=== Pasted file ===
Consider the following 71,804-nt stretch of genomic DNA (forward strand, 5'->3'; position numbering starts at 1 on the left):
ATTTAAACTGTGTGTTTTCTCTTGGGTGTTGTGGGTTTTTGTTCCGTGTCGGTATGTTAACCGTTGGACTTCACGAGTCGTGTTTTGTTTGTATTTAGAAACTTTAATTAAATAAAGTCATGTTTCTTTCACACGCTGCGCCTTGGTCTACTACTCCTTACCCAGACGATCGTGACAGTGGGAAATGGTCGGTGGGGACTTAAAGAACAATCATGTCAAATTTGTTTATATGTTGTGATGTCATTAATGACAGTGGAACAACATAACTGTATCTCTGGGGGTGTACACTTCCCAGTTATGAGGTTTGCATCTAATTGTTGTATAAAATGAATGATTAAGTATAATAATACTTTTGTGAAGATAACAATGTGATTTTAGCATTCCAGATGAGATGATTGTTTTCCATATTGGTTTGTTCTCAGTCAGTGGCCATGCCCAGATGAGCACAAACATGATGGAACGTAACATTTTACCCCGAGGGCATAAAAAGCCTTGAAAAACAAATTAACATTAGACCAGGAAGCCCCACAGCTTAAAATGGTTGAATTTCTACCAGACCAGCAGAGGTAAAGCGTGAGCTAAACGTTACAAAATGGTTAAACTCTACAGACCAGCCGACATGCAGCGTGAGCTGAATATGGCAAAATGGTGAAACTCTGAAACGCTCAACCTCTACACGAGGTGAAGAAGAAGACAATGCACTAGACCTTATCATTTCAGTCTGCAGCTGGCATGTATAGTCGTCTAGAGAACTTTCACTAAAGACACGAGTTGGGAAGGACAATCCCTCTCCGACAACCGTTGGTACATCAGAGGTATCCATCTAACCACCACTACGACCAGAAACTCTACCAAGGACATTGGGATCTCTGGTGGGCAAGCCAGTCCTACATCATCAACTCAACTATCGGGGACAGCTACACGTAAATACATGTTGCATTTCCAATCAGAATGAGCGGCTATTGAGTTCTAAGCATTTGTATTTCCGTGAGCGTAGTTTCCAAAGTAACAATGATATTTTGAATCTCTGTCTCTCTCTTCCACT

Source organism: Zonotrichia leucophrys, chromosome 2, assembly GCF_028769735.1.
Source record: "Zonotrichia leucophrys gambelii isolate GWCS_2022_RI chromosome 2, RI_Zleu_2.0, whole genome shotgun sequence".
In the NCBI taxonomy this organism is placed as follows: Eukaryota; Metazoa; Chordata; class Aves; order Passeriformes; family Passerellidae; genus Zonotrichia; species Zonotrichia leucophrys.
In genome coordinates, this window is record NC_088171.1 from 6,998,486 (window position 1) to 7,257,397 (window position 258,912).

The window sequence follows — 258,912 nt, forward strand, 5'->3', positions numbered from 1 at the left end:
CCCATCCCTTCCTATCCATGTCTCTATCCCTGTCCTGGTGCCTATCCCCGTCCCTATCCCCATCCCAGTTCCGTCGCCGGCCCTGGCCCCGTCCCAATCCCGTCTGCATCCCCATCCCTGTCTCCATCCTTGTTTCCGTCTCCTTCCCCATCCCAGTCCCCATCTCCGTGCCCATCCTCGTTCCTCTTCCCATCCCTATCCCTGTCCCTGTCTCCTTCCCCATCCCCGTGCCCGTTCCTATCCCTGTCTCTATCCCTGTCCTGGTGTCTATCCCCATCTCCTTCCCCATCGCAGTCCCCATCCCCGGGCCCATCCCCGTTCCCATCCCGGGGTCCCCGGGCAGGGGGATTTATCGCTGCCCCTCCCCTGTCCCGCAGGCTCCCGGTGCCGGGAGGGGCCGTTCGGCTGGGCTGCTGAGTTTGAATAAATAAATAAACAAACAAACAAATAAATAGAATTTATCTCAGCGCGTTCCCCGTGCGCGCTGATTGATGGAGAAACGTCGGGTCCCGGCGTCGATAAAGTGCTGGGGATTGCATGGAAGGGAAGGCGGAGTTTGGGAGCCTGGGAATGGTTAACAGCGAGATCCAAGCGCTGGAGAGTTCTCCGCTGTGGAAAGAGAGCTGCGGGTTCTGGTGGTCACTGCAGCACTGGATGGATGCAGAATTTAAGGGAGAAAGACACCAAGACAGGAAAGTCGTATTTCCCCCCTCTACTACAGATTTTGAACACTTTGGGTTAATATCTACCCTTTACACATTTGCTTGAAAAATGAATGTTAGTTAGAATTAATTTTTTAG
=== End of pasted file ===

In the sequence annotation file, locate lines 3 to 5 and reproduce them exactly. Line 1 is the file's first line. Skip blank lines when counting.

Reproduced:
Source organism: Zonotrichia leucophrys, chromosome 2, assembly GCF_028769735.1.
Source record: "Zonotrichia leucophrys gambelii isolate GWCS_2022_RI chromosome 2, RI_Zleu_2.0, whole genome shotgun sequence".
In the NCBI taxonomy this organism is placed as follows: Eukaryota; Metazoa; Chordata; class Aves; order Passeriformes; family Passerellidae; genus Zonotrichia; species Zonotrichia leucophrys.